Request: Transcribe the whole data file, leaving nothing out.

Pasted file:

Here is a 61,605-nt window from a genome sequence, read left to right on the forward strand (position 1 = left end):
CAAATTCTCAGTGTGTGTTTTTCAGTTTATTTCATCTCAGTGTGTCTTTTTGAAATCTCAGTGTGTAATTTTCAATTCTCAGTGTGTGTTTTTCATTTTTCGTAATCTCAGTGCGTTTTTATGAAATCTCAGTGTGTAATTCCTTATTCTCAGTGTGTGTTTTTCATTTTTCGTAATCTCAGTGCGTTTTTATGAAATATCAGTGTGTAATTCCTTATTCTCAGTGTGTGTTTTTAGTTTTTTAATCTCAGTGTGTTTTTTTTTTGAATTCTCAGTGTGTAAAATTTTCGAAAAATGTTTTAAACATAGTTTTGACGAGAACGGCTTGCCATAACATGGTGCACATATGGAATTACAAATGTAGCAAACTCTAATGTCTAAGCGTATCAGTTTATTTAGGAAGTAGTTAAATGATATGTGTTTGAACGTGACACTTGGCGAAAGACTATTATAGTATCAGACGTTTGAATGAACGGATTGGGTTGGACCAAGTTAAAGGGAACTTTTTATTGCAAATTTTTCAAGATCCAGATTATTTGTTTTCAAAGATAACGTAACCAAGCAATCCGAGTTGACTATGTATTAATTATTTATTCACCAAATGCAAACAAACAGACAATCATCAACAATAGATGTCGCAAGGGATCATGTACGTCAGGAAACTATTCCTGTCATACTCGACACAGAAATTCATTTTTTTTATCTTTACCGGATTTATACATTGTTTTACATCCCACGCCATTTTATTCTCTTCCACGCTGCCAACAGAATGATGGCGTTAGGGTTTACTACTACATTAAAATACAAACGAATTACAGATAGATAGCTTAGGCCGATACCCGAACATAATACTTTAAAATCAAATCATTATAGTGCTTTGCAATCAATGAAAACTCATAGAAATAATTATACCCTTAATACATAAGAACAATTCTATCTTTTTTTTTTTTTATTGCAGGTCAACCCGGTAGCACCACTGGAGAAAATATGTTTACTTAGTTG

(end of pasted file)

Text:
Here is a 61,605-nt window from a genome sequence, read left to right on the forward strand (position 1 = left end):
CAAATTCTCAGTGTGTGTTTTTCAGTTTATTTCATCTCAGTGTGTCTTTTTGAAATCTCAGTGTGTAATTTTCAATTCTCAGTGTGTGTTTTTCATTTTTCGTAATCTCAGTGCGTTTTTATGAAATCTCAGTGTGTAATTCCTTATTCTCAGTGTGTGTTTTTCATTTTTCGTAATCTCAGTGCGTTTTTATGAAATATCAGTGTGTAATTCCTTATTCTCAGTGTGTGTTTTTAGTTTTTTAATCTCAGTGTGTTTTTTTTTTGAATTCTCAGTGTGTAAAATTTTCGAAAAATGTTTTAAACATAGTTTTGACGAGAACGGCTTGCCATAACATGGTGCACATATGGAATTACAAATGTAGCAAACTCTAATGTCTAAGCGTATCAGTTTATTTAGGAAGTAGTTAAATGATATGTGTTTGAACGTGACACTTGGCGAAAGACTATTATAGTATCAGACGTTTGAATGAACGGATTGGGTTGGACCAAGTTAAAGGGAACTTTTTATTGCAAATTTTTCAAGATCCAGATTATTTGTTTTCAAAGATAACGTAACCAAGCAATCCGAGTTGACTATGTATTAATTATTTATTCACCAAATGCAAACAAACAGACAATCATCAACAATAGATGTCGCAAGGGATCATGTACGTCAGGAAACTATTCCTGTCATACTCGACACAGAAATTCATTTTTTTTATCTTTACCGGATTTATACATTGTTTTACATCCCACGCCATTTTATTCTCTTCCACGCTGCCAACAGAATGATGGCGTTAGGGTTTACTACTACATTAAAATACAAACGAATTACAGATAGATAGCTTAGGCCGATACCCGAACATAATACTTTAAAATCAAATCATTATAGTGCTTTGCAATCAATGAAAACTCATAGAAATAATTATACCCTTAATACATAAGAACAATTCTATCTTTTTTTTTTTTTATTGCAGGTCAACCCGGTAGCACCACTGGAGAAAATATGTTTACTTAGTTG